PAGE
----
Canada Looks South: Latin American Heritage Month Virtual Screening

Shorts Program
Multiple Directors
70 min

On VLAFFs Vimeo from October 20th to November 20th

Curated by VLAFF’s Programming Teams over the years

To celebrate the 20th anniversary of VLAFF, we have curated a program that brings together much of the history of Latinx-Canadian filmmakers whose work has screened at VLAFF throughout the years. This program will be presented from October 20th to November 20th for free on our portal, and in December on the 20th anniversary of Bogoshorts, the short film festival in Bogotá, Colombia.

Director: Alexandra Gelis

Toronto/Colombia, 2014
3 min

A masterpiece of multi-screen bodily decomposition, Borders offers a nine-screen collective portrait, made entirely out of photographs. Inviting six of her queer feminist housemates who identified as women for a suite of portrait sessions, the artist pictures the borders of skin, and by recombining them into a grid creates an always shifting composite body that floats between genders. The soundtrack is created out of the spaces between words, the beginnings of sentences, the pauses and hesitations, where the unconscious lives. – Mike Hoolboom

Salix Tree
Director: Victor Arroyo
Montreal/Mexico, 2015
10 min | Spanish with English subtitles

Filmed and hand processed with super8mm.
Re-photographed and scanned to 2k.

Salix Tree is the documentation of a displaced domestic space, a self-ethnographic document about exile, displacement and belonging. Salix Tree is a self-ethnographic document meant to be experienced as a passage between languages, a concentration of voices whose identity remains opaque. Some of these voices materialize into complete translation, while others provide a departure from national identity and their dominant linguistic form. In which language does one self-documents when there is no mother tongue anymore? Is the narrator who is telling the story identical with the narrator about whom the story is being told? As immigrants we are meant to forever wander between the home we just lost and the one we are forming once again. And this is true about language as well. Whatever second language we are communicating with, no matter how much we master it, we never quite own it. Language is a masquerade as much as it is a product of domestication and control.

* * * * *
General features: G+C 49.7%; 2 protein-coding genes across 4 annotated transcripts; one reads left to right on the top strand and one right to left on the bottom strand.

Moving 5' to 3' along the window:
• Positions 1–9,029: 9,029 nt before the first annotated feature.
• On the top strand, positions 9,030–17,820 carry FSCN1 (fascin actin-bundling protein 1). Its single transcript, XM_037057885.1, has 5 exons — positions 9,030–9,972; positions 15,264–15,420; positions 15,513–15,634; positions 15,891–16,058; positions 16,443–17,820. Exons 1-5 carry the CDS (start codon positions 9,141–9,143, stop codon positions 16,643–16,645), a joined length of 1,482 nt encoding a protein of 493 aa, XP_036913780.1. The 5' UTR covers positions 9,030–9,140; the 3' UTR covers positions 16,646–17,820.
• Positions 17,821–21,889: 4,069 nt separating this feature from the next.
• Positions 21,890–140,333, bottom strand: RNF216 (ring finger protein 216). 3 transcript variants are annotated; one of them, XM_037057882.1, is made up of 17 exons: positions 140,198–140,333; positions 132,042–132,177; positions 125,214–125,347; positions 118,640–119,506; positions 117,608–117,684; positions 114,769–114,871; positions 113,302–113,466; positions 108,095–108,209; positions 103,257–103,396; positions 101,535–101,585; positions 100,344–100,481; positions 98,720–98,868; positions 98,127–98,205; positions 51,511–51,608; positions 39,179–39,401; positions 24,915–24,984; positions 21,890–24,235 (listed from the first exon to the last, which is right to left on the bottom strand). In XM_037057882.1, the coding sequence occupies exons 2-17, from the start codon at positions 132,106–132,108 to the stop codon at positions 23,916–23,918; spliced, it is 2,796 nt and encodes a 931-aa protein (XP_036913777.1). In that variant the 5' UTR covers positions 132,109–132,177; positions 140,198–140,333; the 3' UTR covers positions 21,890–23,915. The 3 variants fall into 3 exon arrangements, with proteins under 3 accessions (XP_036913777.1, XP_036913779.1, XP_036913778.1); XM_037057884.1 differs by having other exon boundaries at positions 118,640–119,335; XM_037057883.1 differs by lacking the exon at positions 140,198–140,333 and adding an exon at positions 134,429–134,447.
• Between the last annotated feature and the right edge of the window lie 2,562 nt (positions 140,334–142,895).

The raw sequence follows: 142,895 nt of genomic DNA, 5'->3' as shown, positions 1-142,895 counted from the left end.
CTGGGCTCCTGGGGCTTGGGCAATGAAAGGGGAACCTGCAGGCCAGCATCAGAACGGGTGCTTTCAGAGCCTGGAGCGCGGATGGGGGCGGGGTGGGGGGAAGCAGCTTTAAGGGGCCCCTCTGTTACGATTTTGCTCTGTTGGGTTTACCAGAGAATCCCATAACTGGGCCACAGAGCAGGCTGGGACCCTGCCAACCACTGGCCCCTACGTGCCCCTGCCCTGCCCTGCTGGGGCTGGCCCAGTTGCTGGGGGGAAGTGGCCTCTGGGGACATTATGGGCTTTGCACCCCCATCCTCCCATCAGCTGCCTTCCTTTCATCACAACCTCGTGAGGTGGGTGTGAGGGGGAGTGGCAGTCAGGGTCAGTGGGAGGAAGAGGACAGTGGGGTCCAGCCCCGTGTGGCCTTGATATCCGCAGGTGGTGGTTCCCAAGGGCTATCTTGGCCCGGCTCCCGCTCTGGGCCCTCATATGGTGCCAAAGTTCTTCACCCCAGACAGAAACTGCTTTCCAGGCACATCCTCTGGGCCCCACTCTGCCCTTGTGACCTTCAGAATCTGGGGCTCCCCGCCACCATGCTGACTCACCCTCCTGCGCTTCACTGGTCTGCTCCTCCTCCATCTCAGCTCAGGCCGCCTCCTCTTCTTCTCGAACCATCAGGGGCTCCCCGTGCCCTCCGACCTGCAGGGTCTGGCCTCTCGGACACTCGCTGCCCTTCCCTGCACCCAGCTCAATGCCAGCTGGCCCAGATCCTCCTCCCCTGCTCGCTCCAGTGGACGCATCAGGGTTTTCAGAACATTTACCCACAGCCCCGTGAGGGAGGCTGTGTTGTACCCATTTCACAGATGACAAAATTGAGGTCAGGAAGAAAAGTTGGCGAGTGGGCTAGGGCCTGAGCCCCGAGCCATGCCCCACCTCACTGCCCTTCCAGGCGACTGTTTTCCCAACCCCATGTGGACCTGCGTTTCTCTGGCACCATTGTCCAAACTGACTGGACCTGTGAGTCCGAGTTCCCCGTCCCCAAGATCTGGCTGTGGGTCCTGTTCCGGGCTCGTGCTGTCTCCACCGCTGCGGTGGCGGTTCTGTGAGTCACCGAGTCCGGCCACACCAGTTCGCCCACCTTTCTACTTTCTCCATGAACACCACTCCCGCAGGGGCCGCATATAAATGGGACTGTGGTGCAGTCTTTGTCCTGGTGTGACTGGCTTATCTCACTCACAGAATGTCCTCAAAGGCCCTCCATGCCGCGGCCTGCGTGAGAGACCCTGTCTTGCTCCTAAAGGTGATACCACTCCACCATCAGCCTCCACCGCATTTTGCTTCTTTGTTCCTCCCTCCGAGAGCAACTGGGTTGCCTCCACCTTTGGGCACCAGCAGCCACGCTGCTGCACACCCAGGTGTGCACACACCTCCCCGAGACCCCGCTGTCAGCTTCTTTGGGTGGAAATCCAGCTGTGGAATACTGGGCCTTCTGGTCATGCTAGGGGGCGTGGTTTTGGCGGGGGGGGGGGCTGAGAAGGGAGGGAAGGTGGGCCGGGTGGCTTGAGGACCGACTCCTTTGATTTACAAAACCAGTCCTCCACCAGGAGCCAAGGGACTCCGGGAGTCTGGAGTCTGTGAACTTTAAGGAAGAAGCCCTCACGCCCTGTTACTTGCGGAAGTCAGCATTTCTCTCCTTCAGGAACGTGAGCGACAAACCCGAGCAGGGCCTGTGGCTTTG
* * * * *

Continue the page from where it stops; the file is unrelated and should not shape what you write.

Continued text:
Silvia in the Waves
Director: Gio Olmos
Montreal/Mexico, 2017
13 min | French with English subtitles

Noa struggles to honor the identity of his recently deceased parent while his mother tries to uphold the appearance of a conventional family. Grief and fantasy entwine to reveal the complex relationship between history and erasure, identity and memory.

Suit of Lights
Director: Francisca Durán
Toronto/Chile, 2018
18 min | Spanish & English with English subtitles

Suit of Lights is an expressive documentary composed with footage of a Spanish bullfight, that iconic imagery of highly decorated masculinity and violence masked as nationalism. The footage was drawn from Jacques Madvo Collection material filmed in Spain between 1976-1983. Madvo shot this footage at a time when Spain began its difficult and flawed transition to democracy in the years following dictator Francisco Franco’s death in 1975. “To make peace is to forget. To reconcile it is necessary that memory be faulty and limited,” stated Susan Sontag in Regarding the Pain of Others. The film consists of 16mm footage that has been decayed in soil, transformed by microbes and contact-printed and laboriously re-photographed and these abstractions of light and darkness ground the inquiry surrounding why citizens accept the harm done to others in their name.

Dir. Cecilia Araneda

Winnipeg/Chile, 2020
13 min | Spanish & English with English subtitles

Unarchive juxtaposes the filmmaker’s father’s life with the political history of Chile – his birthplace – over the past century. It reflects on how we remember and how we forget, and the role of the camera in transcending the complex space in between.

Director: Jorge Lozano
Toronto/Colombia, 2021
6 min | Spanish with English subtitles

Visually resplendent, and philosophically political, or is it politically philosophical? It features the flow, the intensity, and the rhythm of thought itself, or perhaps even: the rhythm of new thought, of a new idea, the momentum required to overcome the dust of the past, in order to invent something else.

I Remember Everything
Director: Gabriel Souza Nunes
Vancouver/Brazil, 2022
5 min | Portuguese with English subtitles

A film essay about the nostalgia for one’s birth home that pulses within the life of an immigrant.

Winner of VLAFF’s 2022 Latin-Canadian Film Contest

We gratefully acknowledge the support of the Canada Council for the Arts for this special presentation.

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